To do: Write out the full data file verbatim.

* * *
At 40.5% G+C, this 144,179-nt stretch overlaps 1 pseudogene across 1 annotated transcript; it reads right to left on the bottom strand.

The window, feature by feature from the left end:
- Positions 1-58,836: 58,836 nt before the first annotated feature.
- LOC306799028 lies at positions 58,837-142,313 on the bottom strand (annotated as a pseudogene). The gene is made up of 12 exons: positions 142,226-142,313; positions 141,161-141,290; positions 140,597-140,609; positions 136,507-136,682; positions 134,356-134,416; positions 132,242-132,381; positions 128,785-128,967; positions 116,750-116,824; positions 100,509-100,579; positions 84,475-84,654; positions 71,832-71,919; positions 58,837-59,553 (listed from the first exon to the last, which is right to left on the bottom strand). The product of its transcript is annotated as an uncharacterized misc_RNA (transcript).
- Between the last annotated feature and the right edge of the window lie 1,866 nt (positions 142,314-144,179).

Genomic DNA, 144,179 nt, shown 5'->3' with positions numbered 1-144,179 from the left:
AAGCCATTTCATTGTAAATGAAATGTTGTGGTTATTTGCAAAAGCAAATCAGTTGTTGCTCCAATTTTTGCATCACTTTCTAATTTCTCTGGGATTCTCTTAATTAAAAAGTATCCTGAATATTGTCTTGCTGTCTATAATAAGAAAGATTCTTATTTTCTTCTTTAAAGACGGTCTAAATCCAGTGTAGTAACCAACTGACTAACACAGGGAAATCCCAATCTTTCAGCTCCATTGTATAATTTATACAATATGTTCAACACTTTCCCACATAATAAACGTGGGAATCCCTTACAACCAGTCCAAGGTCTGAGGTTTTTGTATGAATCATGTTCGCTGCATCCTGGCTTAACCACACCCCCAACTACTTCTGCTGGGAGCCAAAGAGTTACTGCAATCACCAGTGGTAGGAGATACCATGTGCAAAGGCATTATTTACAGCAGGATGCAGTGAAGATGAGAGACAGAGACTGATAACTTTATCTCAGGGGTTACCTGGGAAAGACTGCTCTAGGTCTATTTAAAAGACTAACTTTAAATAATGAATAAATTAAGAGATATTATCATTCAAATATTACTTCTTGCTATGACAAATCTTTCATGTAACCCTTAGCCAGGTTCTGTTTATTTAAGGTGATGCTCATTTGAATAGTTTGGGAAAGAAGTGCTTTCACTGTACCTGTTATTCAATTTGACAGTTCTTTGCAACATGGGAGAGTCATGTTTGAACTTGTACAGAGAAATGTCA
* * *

At 40.5% G+C, this 144,179-nt stretch overlaps 1 pseudogene across 1 annotated transcript; it reads right to left on the bottom strand.

The window, feature by feature from the left end:
- Positions 1-58,836: 58,836 nt before the first annotated feature.
- LOC306799028 lies at positions 58,837-142,313 on the bottom strand (annotated as a pseudogene). The gene is made up of 12 exons: positions 142,226-142,313; positions 141,161-141,290; positions 140,597-140,609; positions 136,507-136,682; positions 134,356-134,416; positions 132,242-132,381; positions 128,785-128,967; positions 116,750-116,824; positions 100,509-100,579; positions 84,475-84,654; positions 71,832-71,919; positions 58,837-59,553 (listed from the first exon to the last, which is right to left on the bottom strand). The product of its transcript is annotated as an uncharacterized misc_RNA (transcript).
- Between the last annotated feature and the right edge of the window lie 1,866 nt (positions 142,314-144,179).

Genomic DNA, 144,179 nt, shown 5'->3' with positions numbered 1-144,179 from the left:
AAGCCATTTCATTGTAAATGAAATGTTGTGGTTATTTGCAAAAGCAAATCAGTTGTTGCTCCAATTTTTGCATCACTTTCTAATTTCTCTGGGATTCTCTTAATTAAAAAGTATCCTGAATATTGTCTTGCTGTCTATAATAAGAAAGATTCTTATTTTCTTCTTTAAAGACGGTCTAAATCCAGTGTAGTAACCAACTGACTAACACAGGGAAATCCCAATCTTTCAGCTCCATTGTATAATTTATACAATATGTTCAACACTTTCCCACATAATAAACGTGGGAATCCCTTACAACCAGTCCAAGGTCTGAGGTTTTTGTATGAATCATGTTCGCTGCATCCTGGCTTAACCACACCCCCAACTACTTCTGCTGGGAGCCAAAGAGTTACTGCAATCACCAGTGGTAGGAGATACCATGTGCAAAGGCATTATTTACAGCAGGATGCAGTGAAGATGAGAGACAGAGACTGATAACTTTATCTCAGGGGTTACCTGGGAAAGACTGCTCTAGGTCTATTTAAAAGACTAACTTTAAATAATGAATAAATTAAGAGATATTATCATTCAAATATTACTTCTTGCTATGACAAATCTTTCATGTAACCCTTAGCCAGGTTCTGTTTATTTAAGGTGATGCTCATTTGAATAGTTTGGGAAAGAAGTGCTTTCACTGTACCTGTTATTCAATTTGACAGTTCTTTGCAACATGGGAGAGTCATGTTTGAACTTGTACAGAGAAATGTCA